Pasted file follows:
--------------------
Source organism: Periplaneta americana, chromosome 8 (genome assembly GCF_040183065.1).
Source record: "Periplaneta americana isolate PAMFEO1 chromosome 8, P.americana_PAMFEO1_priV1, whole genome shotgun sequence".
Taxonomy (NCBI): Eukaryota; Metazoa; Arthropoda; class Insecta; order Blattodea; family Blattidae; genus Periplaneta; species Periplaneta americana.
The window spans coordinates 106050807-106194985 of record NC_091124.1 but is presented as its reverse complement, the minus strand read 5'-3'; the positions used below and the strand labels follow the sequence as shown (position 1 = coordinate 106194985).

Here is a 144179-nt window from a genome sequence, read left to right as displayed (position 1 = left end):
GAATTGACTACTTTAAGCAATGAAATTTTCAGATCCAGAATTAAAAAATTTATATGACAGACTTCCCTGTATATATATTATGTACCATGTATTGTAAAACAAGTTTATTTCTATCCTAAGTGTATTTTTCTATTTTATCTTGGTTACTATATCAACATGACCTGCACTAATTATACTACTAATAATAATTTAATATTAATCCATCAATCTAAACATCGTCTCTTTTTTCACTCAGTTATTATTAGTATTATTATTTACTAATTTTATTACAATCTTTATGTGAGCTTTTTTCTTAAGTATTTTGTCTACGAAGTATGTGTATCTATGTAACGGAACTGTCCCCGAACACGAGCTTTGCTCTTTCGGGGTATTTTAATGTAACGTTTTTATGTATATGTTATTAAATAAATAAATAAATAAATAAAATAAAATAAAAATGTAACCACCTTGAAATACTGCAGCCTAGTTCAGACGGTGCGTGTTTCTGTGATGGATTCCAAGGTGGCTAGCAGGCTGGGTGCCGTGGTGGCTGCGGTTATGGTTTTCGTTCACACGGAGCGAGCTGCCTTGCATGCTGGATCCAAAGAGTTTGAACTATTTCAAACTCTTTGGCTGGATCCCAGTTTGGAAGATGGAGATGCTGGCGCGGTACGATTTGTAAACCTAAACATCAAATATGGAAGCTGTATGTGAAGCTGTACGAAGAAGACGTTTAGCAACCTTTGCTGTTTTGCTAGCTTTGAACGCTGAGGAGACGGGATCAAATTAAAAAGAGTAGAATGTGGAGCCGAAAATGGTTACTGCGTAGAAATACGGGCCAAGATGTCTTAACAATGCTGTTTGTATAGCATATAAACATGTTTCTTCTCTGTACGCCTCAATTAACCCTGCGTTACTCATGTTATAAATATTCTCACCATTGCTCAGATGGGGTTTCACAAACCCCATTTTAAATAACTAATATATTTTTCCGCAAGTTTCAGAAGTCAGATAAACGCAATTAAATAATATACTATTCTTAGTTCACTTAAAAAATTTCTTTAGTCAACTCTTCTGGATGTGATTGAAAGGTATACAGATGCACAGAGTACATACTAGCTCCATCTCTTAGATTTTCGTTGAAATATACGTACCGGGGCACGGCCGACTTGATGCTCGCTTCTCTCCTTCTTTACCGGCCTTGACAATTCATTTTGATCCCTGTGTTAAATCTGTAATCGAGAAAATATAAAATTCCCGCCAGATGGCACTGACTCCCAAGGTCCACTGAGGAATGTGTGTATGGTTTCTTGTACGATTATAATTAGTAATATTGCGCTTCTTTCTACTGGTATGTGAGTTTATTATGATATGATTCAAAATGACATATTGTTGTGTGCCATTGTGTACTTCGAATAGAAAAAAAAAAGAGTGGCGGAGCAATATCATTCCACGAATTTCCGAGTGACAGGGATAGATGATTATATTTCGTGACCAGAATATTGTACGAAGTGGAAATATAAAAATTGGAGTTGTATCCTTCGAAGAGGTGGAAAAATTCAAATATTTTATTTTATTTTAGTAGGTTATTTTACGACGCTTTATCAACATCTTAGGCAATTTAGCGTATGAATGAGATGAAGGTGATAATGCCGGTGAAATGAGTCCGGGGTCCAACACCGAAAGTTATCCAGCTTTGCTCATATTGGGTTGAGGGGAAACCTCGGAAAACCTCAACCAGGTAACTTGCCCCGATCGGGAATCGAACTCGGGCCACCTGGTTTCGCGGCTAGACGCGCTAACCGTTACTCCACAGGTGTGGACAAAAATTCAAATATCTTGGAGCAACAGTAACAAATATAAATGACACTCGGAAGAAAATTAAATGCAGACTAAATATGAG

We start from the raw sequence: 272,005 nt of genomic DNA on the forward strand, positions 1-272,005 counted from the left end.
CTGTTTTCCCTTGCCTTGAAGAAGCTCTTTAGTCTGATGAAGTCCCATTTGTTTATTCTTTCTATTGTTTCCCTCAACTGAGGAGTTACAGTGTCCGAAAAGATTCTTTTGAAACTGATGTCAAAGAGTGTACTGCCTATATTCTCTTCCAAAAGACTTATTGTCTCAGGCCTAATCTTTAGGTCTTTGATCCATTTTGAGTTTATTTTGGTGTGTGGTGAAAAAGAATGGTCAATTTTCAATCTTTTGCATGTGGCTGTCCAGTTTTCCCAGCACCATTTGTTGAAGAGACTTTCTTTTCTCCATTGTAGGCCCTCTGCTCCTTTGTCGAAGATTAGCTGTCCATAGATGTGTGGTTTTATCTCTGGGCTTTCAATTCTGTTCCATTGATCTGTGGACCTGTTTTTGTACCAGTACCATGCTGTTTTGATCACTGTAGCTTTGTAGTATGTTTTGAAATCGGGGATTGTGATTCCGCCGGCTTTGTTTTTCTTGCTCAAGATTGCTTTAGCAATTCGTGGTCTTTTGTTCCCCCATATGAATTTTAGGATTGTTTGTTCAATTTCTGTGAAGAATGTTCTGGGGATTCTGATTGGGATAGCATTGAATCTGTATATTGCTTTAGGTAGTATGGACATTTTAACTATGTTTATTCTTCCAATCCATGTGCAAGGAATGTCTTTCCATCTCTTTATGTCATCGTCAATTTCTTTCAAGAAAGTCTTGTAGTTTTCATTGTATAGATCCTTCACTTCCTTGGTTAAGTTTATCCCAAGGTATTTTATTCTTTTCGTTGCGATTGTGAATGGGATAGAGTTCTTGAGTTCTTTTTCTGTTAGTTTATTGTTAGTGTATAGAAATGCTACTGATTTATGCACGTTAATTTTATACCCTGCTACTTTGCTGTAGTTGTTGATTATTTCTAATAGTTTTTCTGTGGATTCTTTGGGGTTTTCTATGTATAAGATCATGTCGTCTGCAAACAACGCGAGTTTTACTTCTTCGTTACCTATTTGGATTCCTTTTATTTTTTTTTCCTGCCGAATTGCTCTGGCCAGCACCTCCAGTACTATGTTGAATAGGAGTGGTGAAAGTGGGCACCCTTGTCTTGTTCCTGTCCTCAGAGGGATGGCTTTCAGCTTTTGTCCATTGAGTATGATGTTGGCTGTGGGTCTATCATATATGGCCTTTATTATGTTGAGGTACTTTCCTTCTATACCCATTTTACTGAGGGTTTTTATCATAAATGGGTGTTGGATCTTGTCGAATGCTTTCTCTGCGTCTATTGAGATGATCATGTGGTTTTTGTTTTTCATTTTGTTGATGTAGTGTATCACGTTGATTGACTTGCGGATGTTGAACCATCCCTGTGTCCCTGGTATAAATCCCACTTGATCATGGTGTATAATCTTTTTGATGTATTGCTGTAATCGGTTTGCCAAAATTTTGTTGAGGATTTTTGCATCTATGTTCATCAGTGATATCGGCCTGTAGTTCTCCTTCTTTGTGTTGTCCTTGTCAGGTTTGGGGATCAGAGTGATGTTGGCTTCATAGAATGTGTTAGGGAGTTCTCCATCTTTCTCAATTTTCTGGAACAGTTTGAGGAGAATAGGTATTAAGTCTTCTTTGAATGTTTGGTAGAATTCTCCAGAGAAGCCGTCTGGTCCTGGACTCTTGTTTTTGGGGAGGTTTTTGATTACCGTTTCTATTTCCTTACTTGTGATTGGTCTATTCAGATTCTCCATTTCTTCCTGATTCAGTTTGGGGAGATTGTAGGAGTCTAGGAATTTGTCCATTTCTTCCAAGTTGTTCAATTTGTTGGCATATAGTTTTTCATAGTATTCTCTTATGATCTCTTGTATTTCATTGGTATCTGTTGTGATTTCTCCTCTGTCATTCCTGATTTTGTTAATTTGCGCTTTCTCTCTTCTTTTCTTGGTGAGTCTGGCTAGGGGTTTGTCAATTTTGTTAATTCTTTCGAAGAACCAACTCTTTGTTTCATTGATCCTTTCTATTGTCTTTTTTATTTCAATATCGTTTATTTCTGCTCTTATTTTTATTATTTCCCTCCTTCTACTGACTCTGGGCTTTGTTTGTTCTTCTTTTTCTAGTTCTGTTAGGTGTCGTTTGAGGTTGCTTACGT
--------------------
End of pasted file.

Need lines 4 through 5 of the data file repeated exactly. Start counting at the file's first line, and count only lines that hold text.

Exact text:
The window spans coordinates 106050807-106194985 of record NC_091124.1 but is presented as its reverse complement, the minus strand read 5'-3'; the positions used below and the strand labels follow the sequence as shown (position 1 = coordinate 106194985).

Here is a 144179-nt window from a genome sequence, read left to right as displayed (position 1 = left end):